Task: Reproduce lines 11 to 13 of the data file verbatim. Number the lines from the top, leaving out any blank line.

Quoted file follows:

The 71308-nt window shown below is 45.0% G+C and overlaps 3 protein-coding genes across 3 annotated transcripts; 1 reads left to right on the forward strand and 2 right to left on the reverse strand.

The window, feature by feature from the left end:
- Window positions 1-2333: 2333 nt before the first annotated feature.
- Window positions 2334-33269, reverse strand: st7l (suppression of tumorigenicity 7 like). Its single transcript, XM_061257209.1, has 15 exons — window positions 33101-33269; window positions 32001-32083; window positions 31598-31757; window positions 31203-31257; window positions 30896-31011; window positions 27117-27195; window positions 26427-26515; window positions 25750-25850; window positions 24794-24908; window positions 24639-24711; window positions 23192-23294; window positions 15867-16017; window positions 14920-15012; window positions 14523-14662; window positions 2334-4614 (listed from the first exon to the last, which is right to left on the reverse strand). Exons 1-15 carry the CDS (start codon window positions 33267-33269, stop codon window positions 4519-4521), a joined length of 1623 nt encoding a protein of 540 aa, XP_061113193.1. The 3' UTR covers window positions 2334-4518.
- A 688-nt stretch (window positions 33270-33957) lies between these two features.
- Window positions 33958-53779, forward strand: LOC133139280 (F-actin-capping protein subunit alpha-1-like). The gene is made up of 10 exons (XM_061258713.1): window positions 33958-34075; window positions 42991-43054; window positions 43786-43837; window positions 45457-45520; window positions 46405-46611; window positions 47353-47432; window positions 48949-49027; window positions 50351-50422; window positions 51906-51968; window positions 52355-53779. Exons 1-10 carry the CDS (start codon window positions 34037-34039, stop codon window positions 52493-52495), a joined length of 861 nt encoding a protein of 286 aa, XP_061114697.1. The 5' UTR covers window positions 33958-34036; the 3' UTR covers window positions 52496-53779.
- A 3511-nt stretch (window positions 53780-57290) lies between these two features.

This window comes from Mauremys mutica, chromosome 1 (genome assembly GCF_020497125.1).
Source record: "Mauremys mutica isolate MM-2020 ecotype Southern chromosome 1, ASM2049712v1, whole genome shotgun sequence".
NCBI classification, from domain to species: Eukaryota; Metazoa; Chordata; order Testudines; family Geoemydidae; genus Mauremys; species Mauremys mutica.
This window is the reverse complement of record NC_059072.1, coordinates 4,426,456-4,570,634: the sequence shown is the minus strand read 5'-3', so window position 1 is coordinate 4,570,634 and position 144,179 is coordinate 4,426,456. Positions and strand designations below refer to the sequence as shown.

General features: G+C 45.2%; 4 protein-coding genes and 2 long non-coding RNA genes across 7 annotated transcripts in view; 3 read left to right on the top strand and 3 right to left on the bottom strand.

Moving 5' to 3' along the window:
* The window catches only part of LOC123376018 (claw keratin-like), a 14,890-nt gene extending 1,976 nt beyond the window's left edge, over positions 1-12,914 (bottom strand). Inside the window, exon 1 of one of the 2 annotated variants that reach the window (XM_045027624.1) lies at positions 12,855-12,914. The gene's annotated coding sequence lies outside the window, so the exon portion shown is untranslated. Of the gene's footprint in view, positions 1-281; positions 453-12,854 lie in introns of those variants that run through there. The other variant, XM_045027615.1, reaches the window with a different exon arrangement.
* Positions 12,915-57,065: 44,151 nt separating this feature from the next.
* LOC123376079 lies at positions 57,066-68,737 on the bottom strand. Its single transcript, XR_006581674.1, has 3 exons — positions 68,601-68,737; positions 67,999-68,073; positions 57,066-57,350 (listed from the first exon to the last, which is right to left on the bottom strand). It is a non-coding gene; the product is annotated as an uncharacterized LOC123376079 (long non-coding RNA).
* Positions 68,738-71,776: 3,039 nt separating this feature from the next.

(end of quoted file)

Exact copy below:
This window is the reverse complement of record NC_059072.1, coordinates 4,426,456-4,570,634: the sequence shown is the minus strand read 5'-3', so window position 1 is coordinate 4,570,634 and position 144,179 is coordinate 4,426,456. Positions and strand designations below refer to the sequence as shown.

General features: G+C 45.2%; 4 protein-coding genes and 2 long non-coding RNA genes across 7 annotated transcripts in view; 3 read left to right on the top strand and 3 right to left on the bottom strand.

Moving 5' to 3' along the window: